From what filters through the reports of breathless television correspondents and shrill studio commentary, it is clear the problem is over an attempt to convert DU's three-year graduate degree course into four years.

Beyond that, all is confusion.

The DU Vice Chancellor seems to be the villain responsible for the initiative, ostensibly to “please the Americans,” as one reporter put it.

The UGC seems to have opposed the move.

Today’s coverage began with both sides dug into those opposed positions, holding up for the third day the admission process of some 250,000 students to 50+ colleges in the New Delhi area. Protesting students filled the screens.

There was a flurry of excitement at a report that the Vice Chancellor had resigned, and then that he had not.

Then a DU Spokesman appeared to make a statement. He was given a split screen to make it. In English and then in Hindi he read out a compromise offering: instead of a four year course, students would be allowed to choose an Honours 3-year term.

While he was making the statement the other side of the split screen carried looped silent footage of a group of protesters outside a gated building, shouting and gesticulating amidst a melee of pushing and shoving.

A man with a bandaged head (or extremely skimpy turban) was shoved out of sight along a walkway.

A vociferous (but soundless) plump woman was dragged into the gated yard by a policewoman.

The Spokesman finished his statement and retired to his office, with television reporters hot on his heels.

He endured a barrage of shrill questions for a while then evicted the reporters from his office. As the doors closed on them, one complained of “threats to the Press.”

Over four days of coverage, I did not see a single attempt to explain what was at issue. If the DU Vice Chancellor was trying to “please the Americans,” what were his motives? Who were the protesters outside the gated compound? What happened to the man with the bandaged head and the woman dragged into the compound?

Amidst this surreal coverage, as I was flipping channels to try and find something that made sense, I came across a truly weird commercial

It had a hirsute character sitting in a club chair, looking as I imagine Bertie Wooster would if he went to seed.

In a dolorous voice he says he would “ban” the word “good” if he could.

Good is the enemy of Great, he says. “Would history have remembered Alexander the Good?”

"I want to go for Great!"

And what is that commercial selling?

Bajaj Finserv!

Why would a company that wants you to give them money to invest say it is against “Good?”

Well, perhaps it’s honesty in advertising.

If your money disappears altogether, you can’t accuse Bajaj Finserv of not warning you about their values.

(And by the way, Good is what most people define as Great. The Buddha, Jesus, Guru Nanak, Mahatma Gandhi, to name just a few examples.)

Wednesday, June 11, 2014

Shashi Tharoor's Diary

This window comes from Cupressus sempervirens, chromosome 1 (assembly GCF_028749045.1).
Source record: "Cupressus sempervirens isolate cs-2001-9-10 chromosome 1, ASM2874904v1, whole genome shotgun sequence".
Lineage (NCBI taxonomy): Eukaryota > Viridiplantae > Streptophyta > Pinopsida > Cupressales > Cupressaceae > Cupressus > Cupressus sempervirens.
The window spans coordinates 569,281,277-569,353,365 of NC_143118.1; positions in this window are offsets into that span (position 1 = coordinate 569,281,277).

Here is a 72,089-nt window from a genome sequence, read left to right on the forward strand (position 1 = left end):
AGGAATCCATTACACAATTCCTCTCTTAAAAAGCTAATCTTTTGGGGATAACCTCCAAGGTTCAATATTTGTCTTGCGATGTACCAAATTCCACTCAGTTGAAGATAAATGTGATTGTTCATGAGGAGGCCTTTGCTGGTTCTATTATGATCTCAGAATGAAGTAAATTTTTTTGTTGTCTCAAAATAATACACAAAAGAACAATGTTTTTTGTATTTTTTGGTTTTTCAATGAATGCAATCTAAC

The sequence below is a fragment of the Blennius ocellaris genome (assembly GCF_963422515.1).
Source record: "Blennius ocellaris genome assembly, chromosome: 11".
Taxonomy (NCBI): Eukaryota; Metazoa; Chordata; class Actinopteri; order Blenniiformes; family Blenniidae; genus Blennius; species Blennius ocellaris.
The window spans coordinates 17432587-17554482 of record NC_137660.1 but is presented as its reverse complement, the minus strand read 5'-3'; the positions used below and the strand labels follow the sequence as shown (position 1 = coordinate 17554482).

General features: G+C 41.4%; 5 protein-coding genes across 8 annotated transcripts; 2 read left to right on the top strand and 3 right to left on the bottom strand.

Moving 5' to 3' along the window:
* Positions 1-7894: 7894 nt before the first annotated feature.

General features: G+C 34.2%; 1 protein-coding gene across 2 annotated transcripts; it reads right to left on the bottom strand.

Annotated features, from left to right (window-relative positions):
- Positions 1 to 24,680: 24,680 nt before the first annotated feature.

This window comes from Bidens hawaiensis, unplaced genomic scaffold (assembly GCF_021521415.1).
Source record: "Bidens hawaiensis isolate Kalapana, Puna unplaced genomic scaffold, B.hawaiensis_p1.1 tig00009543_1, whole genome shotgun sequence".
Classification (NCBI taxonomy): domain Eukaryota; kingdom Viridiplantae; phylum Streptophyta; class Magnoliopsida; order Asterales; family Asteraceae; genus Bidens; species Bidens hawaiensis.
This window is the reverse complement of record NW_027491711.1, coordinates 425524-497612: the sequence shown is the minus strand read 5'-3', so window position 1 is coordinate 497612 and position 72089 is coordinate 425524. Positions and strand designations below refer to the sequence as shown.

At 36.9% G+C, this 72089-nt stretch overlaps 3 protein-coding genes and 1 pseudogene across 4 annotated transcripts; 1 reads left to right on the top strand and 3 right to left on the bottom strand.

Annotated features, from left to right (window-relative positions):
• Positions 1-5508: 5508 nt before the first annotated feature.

Dear Diary,

I really don't know why Mani Shankar Aiyar has his knickers in a twist about my praising Modi.

He is the Prime Minister, after all, and controls much jam.

And I like jam!

Call it the single hard and fast principle that has guided me through life!

At the UN, I always went where the jam was. Ask anyone.

Well some people might tell you I was just a British toady, but that's quite the wrong way to look at it.

The Brits control the jam at the UN. Anyone who tells you the yanks are in control doesn't know what he is talking about; they're too busy flexing their Super Power muscles to take care of jam.

So right off the bat, after Kofi Annan recruited me at the UN High Commission for Refugees, I let the Brits know I was really one of them. (And that is not far from the truth, considering I was born in London.)

It worked like a charm.

The Brits like bright Indians who like jam, and as the UN is filled with people guided by the I Like Jam principle, I did quite well there.

Of course, the UN also has some odd people who claim to have high falutin ideas about integrity and such, but they are generally considered a pain in the neck.

The Brits really ask very little of us jam lovers in return. Occasionally someone would call and ask a favor. Really innocuous stuff.  Like the Godfather asking a service of the undertaker.

For instance, in my books, they like some things to be fudged. Small things really. Like the toll of the Great Bengal Famine of 1942-1943. That's the famine they created in response to the Quit India Movement. They were really pleased that I wrote "thousands died." The generally accepted death toll is between 3 and 4 million, but I'm sure no one noticed, especially in India.

I was right. No one did. (Except that frightful drip Papa Menon, who mentioned it over coffee once. I looked at him quite amazed. He is so out of it!)

But I soon realized that Indian sophistication about history didn't carry over into matters involving jam. Instead of winking at what happened with me and IPL, everyone made the most awful fuss. Really uncalled for, I thought.

Luckily, I had Sunanda by my side, and eventually things worked out well.

Or they did until that Pakistani jam -- I mean journalist -- came to see me ... and that brings me to the second reason I'm praising Modi.

He doesn't just control the jam. He controls what happens to the investigation of the unfortunate Leela episode.

Mani Shankar Aiyar should get a life!
 

Thursday, June 5, 2014

God Save Hinduism from Ignorant Clots


The editor of “Hindu Voice” in Mumbai has written to Prime Minister Narendra Modi advising him on “Simple ways to Hinduize Bharat.”

His 24 recommendations include:

1. Making “the slogans ‘Bharat Mata Ki Jai’ and ‘Vande Mataram’ compulsory for every citizen, to ensure their absolute loyalty to India.”

2. Making “the singing of our National Anthem - Jana Gana Mana, and ending it with ‘Bharat Mata Ki Jai’ and ‘Vande Mataram’ - compulsory for all candidates at the time of filing their nomination papers for MPs and MLAs.”

3. Banning “the word ‘minority’.

4. Bringing in an “Endangered Civilization Protection Act to save Sanatan Hindu Dharm.”

5. Giving “Moral Policing Powers to some of our Hindu Organizations.”

And so on, each more idiotic than the other and entirely against the spirit and tradition of the faith he claims to represent.